"Of course, you need not wake her up if she gets to sleep," said the
doctor, "but every three hours when she is awake."

"Yes, sir." The man began fumbling in his pocket, but Gordon stopped
him. "No," he said, "put up your pocketbook, Joe. I don't want any
money. I get this medicine at wholesale, and it don't cost much."

"I come prepared to pay," said the man. He straightened his shoulders
and flushed.

"Oh, well," said Doctor Gordon, "wait. If you need more medicine, or it
seems necessary that I should drive over to see your wife, you can do a
little work on my garden in the spring, or you can let me have a bushel
of your new potatoes when they are grown next summer, or some apples,
and we'll call it square. Wait; I don't want any money for that bottle
of medicine to-night anyhow. Did you walk over, Joe?"

Joe said that he had walked over. "Aaron might just as well drive you
home as not," said Gordon. "The sooner your wife has that medicine the
better. How is the baby getting along?"

"First-rate. I'd just as soon walk, doctor."

For answer Gordon opened the door and called Aaron, and told him to
hitch up and take the man home.

"Doctor Elliot has gone with the bay," said Aaron. "The teams are about
played out, and there's nothin' except the gray."

"Take her then."

"She looked when I fed her jest now as if she was half a mind to balk at
takin' her feed," Aaron remarked doubtfully.

"Nonsense! Give her a loose rein, and she'll be all right."

Aaron went out grumbling.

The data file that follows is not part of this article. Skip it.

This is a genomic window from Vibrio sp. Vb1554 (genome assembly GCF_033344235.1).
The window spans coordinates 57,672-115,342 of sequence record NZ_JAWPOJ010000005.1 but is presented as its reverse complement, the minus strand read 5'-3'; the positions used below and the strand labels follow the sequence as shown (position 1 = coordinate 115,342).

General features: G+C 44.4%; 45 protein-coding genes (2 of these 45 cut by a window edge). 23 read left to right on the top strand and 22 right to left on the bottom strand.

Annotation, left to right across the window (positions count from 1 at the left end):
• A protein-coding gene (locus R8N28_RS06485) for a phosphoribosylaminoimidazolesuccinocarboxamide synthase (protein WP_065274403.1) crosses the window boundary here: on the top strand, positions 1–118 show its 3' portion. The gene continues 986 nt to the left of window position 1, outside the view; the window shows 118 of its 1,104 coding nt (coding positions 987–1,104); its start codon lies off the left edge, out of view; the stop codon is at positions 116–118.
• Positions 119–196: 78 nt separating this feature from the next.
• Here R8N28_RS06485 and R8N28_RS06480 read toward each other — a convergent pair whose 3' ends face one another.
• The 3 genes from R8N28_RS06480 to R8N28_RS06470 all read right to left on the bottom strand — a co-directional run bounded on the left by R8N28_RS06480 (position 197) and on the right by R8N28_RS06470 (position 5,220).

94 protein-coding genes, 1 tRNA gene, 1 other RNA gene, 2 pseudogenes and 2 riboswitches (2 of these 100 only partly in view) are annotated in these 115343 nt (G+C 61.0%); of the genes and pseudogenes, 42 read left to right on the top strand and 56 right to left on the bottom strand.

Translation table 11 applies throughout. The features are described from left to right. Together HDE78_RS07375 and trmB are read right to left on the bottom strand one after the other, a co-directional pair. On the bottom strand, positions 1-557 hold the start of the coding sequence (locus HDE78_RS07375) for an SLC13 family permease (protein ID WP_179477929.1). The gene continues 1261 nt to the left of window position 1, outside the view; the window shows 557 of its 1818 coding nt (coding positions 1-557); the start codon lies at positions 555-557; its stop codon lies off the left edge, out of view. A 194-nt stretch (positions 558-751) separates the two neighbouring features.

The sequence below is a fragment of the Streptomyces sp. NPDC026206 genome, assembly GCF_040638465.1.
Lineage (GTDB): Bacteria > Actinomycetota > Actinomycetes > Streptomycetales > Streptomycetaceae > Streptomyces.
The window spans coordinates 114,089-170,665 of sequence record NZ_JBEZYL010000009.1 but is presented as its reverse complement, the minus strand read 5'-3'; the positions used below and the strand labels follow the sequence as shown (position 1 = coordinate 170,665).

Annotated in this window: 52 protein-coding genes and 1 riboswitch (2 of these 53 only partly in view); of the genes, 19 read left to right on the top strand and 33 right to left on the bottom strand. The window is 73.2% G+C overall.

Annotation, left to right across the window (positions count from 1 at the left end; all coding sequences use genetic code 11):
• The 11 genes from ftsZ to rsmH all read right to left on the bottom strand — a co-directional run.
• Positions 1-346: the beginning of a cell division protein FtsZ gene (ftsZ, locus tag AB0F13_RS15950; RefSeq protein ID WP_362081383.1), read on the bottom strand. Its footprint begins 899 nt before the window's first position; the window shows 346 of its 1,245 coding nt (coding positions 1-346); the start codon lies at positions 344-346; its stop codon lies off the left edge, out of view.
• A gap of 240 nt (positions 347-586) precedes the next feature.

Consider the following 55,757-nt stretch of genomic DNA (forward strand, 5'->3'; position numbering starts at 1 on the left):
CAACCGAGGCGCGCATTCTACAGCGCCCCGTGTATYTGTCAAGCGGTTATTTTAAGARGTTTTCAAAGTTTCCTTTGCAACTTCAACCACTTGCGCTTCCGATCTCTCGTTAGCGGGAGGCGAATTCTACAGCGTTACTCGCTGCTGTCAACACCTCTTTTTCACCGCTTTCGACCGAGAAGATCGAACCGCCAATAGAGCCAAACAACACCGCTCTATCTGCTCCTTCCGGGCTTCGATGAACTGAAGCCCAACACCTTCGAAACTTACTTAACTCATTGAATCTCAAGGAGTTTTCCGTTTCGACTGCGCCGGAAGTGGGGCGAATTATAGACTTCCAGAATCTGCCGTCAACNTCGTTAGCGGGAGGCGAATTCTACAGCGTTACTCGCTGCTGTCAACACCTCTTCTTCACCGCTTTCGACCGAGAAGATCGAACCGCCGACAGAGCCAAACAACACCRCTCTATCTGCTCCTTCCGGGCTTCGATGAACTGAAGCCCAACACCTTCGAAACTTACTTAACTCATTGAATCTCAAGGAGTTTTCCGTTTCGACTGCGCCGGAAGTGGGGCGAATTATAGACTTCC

Gordon offered the man a cigar, which he accepted as if it had been a
diamond. "I'll save it up for next Sunday, when I've got a little time
to sense it," he said. "I know what your cigars be."

Gordon forced another upon him, and the man looked as pleased as a
child.

Presently a shout was heard, and Gordon opened the office door.

"Here's Aaron with the buggy," he said.

He stood in the doorway watching, but the gray, instead of balking, went
out of the yard with an angry plunge. Gordon shook his head.

"Confound him, he's pulling too hard on the lines," he muttered. Then he
closed and locked the office door, and went into the living-room to find
it deserted. Gordon called up the stairs. "Have you gone to bed, Clara?"
His voice was at once tenderly solicitous and angry.

Mrs. Ewing answered him from above, and in her tone was something
propitiating. "Yes, Tom, dear," she called.

Gordon hesitated a moment. His face took on its expression of utmost
misery. "Is--the pain very bad?" he called then, and called as if he
were in actual fear.

"No, dear," the woman's patient, beseeching voice answered, "not very
bad."

"Not very?"

"No, only I felt a little twinge, and thought I had better go to bed. I
am quite comfortable now. I think I shall go to sleep. I am sorry to
leave you alone all the evening, Tom."

"That's right," called Gordon. His voice rang harsh, in spite of his